Linse:        Lefkowitz today is working a lot with this aspect of bio-signaling—the properties of receptors that make them able to respond to more than one kind of substance and giving different responses inside the cell.

Reporter: And Brian Kobilka?

Linse:        Brian Kobilka, I don't know exactly because the last the molecular structure, it came out as late as September 2011. And exactly what he's doing at the moment, I don't know, but after that structure came out, actually in the same [issue] of Nature he also studied the complexes with another method—amide proton exchange coupled with mass spectrometry—to confirm that, although he used so many tricks to get the receptor to crystallize in the active state, it still looks like the real active state that is not manipulated.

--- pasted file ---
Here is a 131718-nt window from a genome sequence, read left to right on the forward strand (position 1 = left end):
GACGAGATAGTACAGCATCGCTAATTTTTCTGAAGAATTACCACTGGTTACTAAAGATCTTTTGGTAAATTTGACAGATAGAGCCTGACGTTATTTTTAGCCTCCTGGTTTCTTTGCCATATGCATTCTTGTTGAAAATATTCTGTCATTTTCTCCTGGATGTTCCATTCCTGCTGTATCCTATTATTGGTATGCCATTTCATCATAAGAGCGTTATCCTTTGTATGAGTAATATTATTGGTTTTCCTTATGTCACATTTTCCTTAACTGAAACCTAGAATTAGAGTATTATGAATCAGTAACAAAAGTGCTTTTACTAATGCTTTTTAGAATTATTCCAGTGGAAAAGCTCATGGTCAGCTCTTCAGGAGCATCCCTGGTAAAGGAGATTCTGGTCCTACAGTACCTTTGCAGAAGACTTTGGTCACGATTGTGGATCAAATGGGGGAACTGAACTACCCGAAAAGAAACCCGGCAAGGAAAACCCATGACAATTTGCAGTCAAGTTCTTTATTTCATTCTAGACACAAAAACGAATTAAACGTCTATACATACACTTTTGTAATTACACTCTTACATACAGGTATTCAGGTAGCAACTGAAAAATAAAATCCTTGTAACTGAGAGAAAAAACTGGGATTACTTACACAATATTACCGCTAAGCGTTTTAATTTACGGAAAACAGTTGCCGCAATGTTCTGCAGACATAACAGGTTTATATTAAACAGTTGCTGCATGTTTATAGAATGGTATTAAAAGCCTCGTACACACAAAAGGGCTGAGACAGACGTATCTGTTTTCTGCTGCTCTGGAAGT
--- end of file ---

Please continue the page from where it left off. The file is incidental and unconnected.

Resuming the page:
Reporter: So, it's still ongoing science?

Linse:        Yes, definitely. I mean, this is just the beginning of a huge field.